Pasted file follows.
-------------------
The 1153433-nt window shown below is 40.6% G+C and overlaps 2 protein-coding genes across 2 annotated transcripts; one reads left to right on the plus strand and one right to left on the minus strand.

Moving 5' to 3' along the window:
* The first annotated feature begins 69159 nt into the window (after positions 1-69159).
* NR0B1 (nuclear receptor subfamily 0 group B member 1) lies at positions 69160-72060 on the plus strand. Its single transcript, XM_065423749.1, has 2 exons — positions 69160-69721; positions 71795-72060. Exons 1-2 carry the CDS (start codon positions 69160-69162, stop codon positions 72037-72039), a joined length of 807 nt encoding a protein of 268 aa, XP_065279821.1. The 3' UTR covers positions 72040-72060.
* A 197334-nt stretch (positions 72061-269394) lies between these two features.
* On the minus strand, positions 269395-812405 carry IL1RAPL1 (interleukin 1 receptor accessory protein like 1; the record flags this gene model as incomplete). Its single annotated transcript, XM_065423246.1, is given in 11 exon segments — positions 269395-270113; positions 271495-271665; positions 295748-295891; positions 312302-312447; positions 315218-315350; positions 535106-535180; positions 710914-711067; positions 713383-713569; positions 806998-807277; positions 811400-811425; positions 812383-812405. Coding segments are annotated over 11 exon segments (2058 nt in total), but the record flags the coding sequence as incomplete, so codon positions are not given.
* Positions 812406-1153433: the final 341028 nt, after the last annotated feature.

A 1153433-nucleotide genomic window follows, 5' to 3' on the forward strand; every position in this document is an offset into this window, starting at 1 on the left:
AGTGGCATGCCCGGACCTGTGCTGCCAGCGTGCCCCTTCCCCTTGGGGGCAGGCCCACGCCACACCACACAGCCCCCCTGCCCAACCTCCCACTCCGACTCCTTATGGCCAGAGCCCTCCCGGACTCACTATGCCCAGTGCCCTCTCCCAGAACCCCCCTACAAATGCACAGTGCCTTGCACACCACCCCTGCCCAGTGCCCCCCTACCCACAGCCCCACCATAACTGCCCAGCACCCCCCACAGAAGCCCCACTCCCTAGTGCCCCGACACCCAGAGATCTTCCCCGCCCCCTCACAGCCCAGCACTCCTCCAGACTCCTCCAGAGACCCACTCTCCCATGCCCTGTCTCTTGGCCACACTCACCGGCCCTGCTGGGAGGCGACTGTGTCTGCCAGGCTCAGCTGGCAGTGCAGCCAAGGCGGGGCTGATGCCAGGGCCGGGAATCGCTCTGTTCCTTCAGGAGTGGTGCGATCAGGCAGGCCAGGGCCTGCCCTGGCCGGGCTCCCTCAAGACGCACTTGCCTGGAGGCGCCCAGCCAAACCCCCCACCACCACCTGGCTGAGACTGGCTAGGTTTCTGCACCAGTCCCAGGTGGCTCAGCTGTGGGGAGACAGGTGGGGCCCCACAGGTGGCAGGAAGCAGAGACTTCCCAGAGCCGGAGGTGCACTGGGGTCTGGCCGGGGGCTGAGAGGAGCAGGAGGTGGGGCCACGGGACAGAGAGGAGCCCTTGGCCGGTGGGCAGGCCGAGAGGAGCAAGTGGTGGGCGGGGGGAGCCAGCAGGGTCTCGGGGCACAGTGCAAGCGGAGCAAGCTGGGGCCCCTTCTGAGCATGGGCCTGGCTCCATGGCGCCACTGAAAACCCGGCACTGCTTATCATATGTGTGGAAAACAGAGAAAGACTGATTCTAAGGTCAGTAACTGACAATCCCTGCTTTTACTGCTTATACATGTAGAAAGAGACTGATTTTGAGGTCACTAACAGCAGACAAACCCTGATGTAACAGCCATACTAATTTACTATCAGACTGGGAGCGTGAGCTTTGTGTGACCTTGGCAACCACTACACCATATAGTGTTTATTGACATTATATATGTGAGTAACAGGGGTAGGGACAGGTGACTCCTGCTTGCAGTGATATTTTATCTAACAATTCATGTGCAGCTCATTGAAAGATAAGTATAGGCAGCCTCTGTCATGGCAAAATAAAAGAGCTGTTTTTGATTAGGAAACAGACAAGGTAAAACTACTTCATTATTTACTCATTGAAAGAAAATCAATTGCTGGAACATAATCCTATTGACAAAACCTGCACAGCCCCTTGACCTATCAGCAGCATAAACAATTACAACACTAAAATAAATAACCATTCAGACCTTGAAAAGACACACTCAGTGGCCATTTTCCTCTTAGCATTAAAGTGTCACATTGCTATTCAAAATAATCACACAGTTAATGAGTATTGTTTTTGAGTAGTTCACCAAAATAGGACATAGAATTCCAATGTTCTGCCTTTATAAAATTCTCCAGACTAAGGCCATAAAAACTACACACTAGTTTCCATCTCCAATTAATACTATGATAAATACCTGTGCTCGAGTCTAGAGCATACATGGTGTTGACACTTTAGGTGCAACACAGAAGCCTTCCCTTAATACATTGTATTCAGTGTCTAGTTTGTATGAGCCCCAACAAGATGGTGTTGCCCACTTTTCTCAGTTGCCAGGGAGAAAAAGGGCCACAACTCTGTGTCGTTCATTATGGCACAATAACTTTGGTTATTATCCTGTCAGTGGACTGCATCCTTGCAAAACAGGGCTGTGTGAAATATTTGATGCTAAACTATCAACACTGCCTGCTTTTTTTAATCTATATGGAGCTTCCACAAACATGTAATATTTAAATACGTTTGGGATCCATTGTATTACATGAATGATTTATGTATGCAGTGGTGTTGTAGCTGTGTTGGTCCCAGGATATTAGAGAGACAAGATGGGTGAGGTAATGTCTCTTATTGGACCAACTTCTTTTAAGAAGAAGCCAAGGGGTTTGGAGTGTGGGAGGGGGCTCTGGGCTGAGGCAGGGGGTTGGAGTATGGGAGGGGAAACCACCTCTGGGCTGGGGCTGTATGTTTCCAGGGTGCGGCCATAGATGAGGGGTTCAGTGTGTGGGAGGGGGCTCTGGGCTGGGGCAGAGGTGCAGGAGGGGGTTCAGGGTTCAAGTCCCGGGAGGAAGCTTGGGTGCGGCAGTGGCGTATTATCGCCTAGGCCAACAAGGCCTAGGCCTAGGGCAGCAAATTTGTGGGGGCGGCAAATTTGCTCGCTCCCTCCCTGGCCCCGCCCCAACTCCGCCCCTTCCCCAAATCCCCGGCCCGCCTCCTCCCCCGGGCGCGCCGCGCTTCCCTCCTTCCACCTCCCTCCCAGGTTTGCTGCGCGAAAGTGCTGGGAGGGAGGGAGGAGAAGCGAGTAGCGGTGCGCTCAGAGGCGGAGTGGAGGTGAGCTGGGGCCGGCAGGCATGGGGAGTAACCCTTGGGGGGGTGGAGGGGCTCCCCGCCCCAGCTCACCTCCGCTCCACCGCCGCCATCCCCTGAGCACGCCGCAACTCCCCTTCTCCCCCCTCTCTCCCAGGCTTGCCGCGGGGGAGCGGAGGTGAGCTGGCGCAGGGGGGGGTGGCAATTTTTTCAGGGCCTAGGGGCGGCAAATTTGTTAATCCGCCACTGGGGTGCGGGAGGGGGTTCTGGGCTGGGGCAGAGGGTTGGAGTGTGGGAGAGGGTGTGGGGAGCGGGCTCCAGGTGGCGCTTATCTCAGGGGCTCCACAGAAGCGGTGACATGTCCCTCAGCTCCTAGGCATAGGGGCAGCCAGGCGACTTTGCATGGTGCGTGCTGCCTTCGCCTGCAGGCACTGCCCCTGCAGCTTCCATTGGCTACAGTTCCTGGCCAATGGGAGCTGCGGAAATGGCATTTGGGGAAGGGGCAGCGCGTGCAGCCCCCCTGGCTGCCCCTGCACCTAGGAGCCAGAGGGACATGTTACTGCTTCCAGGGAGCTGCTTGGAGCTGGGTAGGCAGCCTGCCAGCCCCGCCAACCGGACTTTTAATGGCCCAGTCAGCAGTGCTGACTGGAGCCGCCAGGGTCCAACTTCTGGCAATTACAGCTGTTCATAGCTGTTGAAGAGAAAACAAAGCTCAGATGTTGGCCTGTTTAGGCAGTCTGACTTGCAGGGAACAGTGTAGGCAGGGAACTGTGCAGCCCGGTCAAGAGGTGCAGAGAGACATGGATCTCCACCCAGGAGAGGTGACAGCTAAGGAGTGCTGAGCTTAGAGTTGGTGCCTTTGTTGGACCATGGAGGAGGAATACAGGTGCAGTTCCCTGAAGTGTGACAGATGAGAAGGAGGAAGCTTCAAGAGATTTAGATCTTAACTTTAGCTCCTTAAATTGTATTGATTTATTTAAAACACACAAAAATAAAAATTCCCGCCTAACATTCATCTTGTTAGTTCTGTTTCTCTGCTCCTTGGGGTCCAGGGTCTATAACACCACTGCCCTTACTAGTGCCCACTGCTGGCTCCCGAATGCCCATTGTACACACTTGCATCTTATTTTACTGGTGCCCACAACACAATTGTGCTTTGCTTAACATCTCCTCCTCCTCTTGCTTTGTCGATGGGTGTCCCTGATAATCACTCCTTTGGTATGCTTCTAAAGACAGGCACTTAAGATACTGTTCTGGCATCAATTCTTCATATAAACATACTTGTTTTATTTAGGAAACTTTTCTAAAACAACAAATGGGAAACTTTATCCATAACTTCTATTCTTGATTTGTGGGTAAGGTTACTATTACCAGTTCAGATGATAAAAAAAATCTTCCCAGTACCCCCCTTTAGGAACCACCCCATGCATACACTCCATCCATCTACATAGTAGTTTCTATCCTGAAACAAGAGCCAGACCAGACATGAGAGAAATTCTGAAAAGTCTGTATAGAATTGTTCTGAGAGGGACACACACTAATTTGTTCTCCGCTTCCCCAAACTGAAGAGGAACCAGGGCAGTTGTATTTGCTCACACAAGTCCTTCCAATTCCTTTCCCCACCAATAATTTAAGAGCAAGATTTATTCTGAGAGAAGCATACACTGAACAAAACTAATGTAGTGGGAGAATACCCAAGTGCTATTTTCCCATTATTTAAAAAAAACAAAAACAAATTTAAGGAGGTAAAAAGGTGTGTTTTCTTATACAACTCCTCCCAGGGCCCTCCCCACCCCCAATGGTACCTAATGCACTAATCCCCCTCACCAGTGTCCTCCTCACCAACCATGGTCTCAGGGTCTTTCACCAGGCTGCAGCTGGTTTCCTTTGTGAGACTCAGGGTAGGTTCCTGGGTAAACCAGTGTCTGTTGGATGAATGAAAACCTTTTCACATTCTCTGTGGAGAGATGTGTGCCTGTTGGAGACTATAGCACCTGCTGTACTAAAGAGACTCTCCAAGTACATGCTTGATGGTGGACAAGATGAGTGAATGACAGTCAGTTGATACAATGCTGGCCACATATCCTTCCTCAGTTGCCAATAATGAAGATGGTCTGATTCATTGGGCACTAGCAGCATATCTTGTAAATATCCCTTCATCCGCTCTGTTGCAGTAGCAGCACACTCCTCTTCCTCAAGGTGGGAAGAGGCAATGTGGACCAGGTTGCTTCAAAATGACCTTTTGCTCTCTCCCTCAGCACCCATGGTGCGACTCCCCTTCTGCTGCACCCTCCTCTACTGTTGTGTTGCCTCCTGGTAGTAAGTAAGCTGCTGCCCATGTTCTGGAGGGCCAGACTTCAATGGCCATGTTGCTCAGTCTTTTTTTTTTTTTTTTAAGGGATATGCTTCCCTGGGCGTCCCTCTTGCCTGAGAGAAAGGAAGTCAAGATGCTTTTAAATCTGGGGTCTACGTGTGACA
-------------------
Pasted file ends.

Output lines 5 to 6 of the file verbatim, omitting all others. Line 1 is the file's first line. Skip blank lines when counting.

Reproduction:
* A 197334-nt stretch (positions 72061-269394) lies between these two features.
* On the minus strand, positions 269395-812405 carry IL1RAPL1 (interleukin 1 receptor accessory protein like 1; the record flags this gene model as incomplete). Its single annotated transcript, XM_065423246.1, is given in 11 exon segments — positions 269395-270113; positions 271495-271665; positions 295748-295891; positions 312302-312447; positions 315218-315350; positions 535106-535180; positions 710914-711067; positions 713383-713569; positions 806998-807277; positions 811400-811425; positions 812383-812405. Coding segments are annotated over 11 exon segments (2058 nt in total), but the record flags the coding sequence as incomplete, so codon positions are not given.